The flexible joint 36 is also shown in greater detail. It is comprised of a flexible metal accordion folded tube 361 covered with an elastomeric tube 362. Both tubes are inserted into the ends of an extension tube 38 and a pole tube 35 and cemented into place 363.

FIG. 6 b is a detail of the top connection of pairs of poles 35 that have brackets 64 or top hinges affixed with a bolt 602 inserted through a hole in the bracket 64 and through the pole 35. The brackets 64 each have extended flat pieces with matching holes through which a bolt 63 can be placed. Nylon washers 603 are placed between the two flat bracket extensions and on the ends of the bolts 602 and 63 allowing flexibility, smoothness of operation and resistance to corrosion. Nuts 601 secure each bolt. These top hinges or brackets 64 allow extension and retraction of the barrier while retaining solid fluid motion.

FIG. 6 c is a side view of the bracket 64 and hinge shown in FIG. 6 b showing the connection with another pair of poles 35. A bolt 63 can be seen in end view along with the location of nylon washers 603 between the two flat bracket extensions. An end view of a bolt 602 is shown. An end cap 301 on the top of a pole 35 is shown in the background.

The method of attachment a second pair of poles 35 to the first is also shown. At the point of attachment a bolt 34 (see also FIGS. 3 and 4) is passed through both poles 35. Washers between the two poles 35 (not shown) serve as spacers and reduce friction. A feature of one of the connecting bolts 34 is an extended threaded section to which a handle 39 can be affixed. This combination of connecting two series of poles 35 serves to form a 3-way hinge having sufficiently loose fit to enable rotation in at least 60 degrees of a vertical plane and at least 60 degrees in a perpendicular plane.

FIG. 7 is a view of an embodiment with an adaptation for weight addition. One or more poles 35 of the barrier is hollow and by removing the end cap 30 and, if present, the plug, a solid dense rod 302 can be slipped into the pole 35 for greater ballast and stability. On construction sites reinforcing rod of an appropriate diameter and weight is typically available for use. A pole 35 may be further adapted by placing a hole near the bottom through which a bolt may be run and nut 301 attached after inserting the rod 302. The end cap 30 and if present, plug may then be replaced.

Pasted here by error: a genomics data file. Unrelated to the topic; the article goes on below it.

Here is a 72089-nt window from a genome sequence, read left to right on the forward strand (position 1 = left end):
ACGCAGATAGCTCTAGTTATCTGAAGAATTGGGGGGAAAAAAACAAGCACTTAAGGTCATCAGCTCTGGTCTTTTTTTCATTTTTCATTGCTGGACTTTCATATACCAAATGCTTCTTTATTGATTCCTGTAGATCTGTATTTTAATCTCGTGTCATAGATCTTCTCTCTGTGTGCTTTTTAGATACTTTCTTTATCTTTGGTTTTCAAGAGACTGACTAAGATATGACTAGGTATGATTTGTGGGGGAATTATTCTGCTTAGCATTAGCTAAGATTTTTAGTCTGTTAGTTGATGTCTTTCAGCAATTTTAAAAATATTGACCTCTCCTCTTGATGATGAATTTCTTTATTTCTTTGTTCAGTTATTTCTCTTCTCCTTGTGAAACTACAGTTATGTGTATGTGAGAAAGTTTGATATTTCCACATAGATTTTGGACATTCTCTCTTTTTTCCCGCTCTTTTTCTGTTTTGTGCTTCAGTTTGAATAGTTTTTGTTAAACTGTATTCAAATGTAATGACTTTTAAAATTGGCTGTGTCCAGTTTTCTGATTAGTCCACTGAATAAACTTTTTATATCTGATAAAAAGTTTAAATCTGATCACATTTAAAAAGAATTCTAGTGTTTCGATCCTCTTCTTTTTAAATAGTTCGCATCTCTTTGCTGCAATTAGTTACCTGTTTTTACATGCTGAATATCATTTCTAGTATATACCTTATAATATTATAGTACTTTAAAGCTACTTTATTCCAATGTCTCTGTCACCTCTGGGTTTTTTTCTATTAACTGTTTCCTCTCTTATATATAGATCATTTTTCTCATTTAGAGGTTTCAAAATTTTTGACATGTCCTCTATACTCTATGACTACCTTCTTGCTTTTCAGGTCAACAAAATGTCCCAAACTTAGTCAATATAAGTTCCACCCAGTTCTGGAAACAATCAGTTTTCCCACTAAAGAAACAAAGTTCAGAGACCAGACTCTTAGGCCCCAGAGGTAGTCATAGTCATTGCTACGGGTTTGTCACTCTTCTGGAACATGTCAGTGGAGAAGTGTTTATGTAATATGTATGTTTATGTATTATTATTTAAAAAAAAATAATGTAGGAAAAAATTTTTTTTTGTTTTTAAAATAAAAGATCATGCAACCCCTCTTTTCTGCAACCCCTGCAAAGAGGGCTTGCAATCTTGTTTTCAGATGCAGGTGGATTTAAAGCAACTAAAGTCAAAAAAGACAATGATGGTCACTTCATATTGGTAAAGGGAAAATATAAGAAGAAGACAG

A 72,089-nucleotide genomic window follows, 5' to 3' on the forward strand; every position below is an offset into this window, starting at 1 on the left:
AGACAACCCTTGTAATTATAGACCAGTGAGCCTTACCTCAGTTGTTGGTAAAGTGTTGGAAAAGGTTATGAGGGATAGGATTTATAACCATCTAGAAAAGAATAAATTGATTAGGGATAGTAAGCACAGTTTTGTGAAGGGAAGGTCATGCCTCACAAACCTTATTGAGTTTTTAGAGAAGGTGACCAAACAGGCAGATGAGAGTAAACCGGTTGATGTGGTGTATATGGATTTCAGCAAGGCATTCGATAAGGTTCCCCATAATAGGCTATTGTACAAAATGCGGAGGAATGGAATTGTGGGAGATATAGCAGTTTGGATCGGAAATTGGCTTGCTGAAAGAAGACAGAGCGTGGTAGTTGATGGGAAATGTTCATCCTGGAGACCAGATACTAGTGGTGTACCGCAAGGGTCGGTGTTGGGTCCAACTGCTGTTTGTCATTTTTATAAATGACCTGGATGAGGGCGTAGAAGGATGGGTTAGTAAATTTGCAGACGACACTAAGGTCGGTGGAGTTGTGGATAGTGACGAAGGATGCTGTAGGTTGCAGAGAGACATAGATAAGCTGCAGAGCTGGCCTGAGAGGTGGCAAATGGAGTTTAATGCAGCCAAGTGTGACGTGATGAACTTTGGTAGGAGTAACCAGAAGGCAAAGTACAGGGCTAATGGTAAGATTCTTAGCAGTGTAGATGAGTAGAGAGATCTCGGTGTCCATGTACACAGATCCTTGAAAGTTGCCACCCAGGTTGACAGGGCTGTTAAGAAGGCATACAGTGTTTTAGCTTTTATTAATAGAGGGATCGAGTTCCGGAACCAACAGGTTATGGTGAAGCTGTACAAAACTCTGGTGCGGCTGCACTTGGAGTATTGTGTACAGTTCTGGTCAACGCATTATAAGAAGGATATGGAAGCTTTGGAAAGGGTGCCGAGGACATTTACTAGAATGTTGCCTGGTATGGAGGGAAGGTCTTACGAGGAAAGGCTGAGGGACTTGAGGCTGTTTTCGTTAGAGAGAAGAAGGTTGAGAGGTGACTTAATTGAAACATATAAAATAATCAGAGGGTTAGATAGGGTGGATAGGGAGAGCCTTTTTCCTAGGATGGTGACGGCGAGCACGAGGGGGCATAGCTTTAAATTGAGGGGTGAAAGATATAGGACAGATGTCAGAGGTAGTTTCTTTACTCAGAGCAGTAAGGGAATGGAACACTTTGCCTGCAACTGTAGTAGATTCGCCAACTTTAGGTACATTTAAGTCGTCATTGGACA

FIG. 8 is a schematic of a signaling device to enhance effectiveness of the barrier. A control box 81 houses electronics such as timers and switching circuits and provides for external adjustment using controls 82. Means for attachment 83 to one of the poles 35 is also provided. The means 83 may be spring clamps, hook and loop fasteners or bolts and is preferably semi-permanent. The control box 81 receives an electrical feed from a power pack 85 that, in this instance, is shown located in a hollow portion of one of the poles 35.

The control box 91 also distributes power to the signaling device 86. The signaling device 86 may include one or more of the following: a light source 87, an audio output device 88 and/or a sensor to detect approaching objects (not shown). An example of an appropriate sensor would be an ultrasonic sensor for close range developed by Polaroid Corporation for their cameras. The later would be especially useful if connected so as to provide a warning for a pedestrian who was distracted or visually impaired.

While the light source 87 is indicated as a single source, it is envisioned that it could also be a series of smaller lamps such as LED's that could be strung along or incorporated into the banner 40. The control circuitry could provide a continuous or intermittent light source 87. For power conservation purposes, the preferred embodiment would use low level continuous light sources coupled with an intermittent output to a charging circuit that would power higher output flash lamps. Further refinement would provide a low light level detector 99 so lights activate only when needed.